Our excursion to the desert with Arabian Adventures began late afternoon, as our friendly driver Shan Gaan collected us from the hotel reception along with two other couples; an American husband and wife originally hailing from India and two Japanese tourists. One of whom couldn’t wait to get to a bathroom as we ventured down the highway towards the Dubai Desert Conservation Reserve. I do question the brain power of an individual who knows they’ve got the rampant shits, yet willingly goes on a ride over the sand dunes.

sunset.png

We drove in convoy in a Land Rover over the dunes, as Shan hit the accelerator and sent us bouncing over the sand. There were moments where I clung on for dear life, despite knowing we were completely safe which is surely the measure of a good experience. The best part though was watching the sun set and although Shan’s insistence that we pose for photos was moderately cringe-worthy, it didn’t detract from the fact that we were in a desert watching the sun go down.

The makeshift camp where we were ultimately dropped off was far beyond what I’d expected. We opted out of the camel ride as there was a queue and neither of us had any interest in riding a camel in a circle around the ‘car park’. We did however make an immediate beeline for the shisha, kicked off our shoes and sat in the chill out area until dinner – barbecued meats with various delicious sides.


There was nothing that could really compare to our desert experience the day before, so we resigned ourselves to the fact that we’d be wandering aimlessly for our second full day in the city.

The initial plan was to explore the Gold Souk, followed by Dubai’s other famed souks including those of the perfume and spice variety. As soon as our cab stopped in Deira for our planned shopping trip though, it soon became apparent that this wasn’t going to be the authentic market experience we were seeking.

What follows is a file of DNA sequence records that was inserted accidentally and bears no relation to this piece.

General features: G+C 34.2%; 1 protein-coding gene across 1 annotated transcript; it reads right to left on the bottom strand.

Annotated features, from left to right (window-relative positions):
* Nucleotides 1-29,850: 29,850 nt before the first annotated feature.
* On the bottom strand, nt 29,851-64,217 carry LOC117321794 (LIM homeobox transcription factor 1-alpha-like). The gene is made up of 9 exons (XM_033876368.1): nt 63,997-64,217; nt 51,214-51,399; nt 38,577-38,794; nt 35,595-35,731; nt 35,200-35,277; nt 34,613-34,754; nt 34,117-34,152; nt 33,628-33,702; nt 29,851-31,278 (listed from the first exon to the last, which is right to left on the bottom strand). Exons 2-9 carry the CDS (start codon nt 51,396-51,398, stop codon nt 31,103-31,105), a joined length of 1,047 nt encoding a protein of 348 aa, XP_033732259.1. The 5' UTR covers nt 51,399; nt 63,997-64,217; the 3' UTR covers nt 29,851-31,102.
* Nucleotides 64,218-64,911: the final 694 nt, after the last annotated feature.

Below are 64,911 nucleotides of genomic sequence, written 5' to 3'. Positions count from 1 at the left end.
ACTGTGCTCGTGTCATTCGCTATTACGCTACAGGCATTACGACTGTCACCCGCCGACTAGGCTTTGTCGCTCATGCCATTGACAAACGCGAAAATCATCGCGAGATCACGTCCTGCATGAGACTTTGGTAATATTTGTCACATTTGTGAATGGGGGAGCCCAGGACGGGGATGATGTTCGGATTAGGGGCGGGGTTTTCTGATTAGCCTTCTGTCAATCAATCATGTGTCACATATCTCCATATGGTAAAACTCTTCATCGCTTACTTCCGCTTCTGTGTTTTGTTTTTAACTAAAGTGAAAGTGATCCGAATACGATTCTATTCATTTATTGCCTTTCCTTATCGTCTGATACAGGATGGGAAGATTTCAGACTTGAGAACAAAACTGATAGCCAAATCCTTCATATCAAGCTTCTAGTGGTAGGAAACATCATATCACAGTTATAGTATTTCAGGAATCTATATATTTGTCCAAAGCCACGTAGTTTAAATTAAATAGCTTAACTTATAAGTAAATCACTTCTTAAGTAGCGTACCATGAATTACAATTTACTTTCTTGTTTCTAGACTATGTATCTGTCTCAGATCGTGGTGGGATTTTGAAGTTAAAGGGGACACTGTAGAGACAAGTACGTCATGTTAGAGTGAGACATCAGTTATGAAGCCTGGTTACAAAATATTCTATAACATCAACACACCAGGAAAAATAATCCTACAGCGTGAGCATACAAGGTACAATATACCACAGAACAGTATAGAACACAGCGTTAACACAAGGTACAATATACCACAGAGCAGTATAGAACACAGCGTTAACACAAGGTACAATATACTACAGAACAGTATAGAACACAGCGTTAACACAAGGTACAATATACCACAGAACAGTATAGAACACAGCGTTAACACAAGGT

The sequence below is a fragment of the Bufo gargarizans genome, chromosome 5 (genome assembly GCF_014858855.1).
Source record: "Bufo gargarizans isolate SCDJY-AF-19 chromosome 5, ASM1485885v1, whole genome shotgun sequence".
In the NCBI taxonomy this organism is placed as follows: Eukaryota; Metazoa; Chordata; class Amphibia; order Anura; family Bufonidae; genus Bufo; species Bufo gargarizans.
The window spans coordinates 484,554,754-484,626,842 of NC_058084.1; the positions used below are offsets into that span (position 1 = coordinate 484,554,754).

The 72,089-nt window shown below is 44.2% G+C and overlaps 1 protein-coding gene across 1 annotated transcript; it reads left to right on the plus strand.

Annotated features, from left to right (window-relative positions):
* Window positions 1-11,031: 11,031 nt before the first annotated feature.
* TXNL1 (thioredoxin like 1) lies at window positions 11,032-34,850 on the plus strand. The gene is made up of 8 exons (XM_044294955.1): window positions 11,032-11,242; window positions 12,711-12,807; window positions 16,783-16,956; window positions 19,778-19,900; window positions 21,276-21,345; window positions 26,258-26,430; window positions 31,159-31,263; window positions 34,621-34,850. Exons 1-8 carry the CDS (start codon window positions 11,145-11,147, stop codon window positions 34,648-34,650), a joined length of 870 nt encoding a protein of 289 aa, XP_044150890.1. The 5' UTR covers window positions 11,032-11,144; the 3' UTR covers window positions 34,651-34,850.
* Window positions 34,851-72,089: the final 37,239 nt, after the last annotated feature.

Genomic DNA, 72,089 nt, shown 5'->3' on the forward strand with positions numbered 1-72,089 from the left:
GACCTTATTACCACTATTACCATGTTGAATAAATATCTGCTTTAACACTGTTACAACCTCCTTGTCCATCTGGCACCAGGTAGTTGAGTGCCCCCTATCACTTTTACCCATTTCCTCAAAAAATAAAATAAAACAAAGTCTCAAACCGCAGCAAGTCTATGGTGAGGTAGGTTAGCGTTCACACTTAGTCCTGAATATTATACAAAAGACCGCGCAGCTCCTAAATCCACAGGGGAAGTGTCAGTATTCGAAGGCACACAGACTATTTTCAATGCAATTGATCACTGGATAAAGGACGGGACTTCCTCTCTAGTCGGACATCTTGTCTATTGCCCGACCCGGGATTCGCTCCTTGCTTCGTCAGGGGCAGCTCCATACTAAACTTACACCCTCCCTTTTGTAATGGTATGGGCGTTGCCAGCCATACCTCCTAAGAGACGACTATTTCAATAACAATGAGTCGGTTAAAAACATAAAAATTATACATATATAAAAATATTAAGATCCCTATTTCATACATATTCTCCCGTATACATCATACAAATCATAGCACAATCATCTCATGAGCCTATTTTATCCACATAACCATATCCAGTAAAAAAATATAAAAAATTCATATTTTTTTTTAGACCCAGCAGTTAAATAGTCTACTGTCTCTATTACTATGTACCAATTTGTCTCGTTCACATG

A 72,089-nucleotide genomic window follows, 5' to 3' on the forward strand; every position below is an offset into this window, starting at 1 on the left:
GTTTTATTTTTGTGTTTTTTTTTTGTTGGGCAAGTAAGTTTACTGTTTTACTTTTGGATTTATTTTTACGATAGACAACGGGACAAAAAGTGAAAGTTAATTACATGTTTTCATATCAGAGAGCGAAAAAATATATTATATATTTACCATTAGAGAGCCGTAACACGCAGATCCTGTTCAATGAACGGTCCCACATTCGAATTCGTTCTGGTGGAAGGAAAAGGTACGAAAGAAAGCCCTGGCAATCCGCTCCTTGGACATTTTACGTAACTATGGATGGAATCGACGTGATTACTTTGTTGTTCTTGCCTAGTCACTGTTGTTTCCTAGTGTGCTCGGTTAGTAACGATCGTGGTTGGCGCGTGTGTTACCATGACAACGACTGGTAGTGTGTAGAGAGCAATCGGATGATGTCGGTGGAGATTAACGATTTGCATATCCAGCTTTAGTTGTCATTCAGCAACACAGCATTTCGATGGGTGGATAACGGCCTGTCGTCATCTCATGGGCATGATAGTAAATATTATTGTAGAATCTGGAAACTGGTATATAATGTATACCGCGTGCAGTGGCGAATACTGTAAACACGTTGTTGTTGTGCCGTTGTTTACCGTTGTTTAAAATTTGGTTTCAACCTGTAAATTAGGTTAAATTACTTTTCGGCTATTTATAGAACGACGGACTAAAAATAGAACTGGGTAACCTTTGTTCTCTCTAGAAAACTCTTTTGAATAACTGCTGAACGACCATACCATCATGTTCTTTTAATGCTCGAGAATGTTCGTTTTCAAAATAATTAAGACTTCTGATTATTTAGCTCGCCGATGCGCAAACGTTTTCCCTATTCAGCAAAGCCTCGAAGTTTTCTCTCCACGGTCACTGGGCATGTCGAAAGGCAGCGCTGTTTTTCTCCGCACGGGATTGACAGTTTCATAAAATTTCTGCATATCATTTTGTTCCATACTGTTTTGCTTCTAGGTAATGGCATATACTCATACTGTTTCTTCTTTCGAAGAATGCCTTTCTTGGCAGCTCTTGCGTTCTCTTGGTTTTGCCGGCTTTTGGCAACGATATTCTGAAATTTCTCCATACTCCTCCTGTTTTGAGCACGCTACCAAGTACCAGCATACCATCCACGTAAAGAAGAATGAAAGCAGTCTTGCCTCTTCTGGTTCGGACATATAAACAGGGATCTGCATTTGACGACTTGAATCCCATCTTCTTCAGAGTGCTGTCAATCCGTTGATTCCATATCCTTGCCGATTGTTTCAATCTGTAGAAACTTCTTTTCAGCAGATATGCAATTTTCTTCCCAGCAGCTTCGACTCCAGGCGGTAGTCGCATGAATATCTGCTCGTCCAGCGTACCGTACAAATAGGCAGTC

Instead of being greeted by an Arabian market, we were instead met with something akin to the Birmingham Jewellery Quarter. Storefront after storefront of ornate golden accessories and no end of hassle from their owners.

It was time to move on quickly.

Embarrassingly as we doubled back from the souks to the main road, we spotted our original cab driver who’d dropped us off 20 minutes earlier. Time to scuttle past with our faces covered.

The Dubai Museum was our next stop, where you could view mock-ups of what old Dubai once looked like and tourists blocked every walkway taking selfies with stuffed camels. Only a wander around the Old Quarter and lunch by the water with a shisha on the side could save us from tourist fatigue.

museum and old quarter
Dubai Museum and the Old Quarter

All in all our experience of Dubai, while enjoyable and fun in parts, was nothing compared to our previous destinations of Bangkok and Singapore. This is a city built for shopping, cocktails and reliving the least awful parts of the Sex and the City 2 movie. Needless to say, if you have cash to spare and a thirst for world class architecture, this is the place for you.

We opted to stay at the hotel and relax for our very last day in the Middle East. We were ready to return home, with evening drinks and a session at the buffet restaurant the ideal close to our mammoth fortnight of exploring.

Who can say where we’ll travel to next but one things for sure, it felt good to fly home and wash our underwear at long last.

xAx

1 comments on “Country-hopping Part 3: sand dunes, souks and shisha”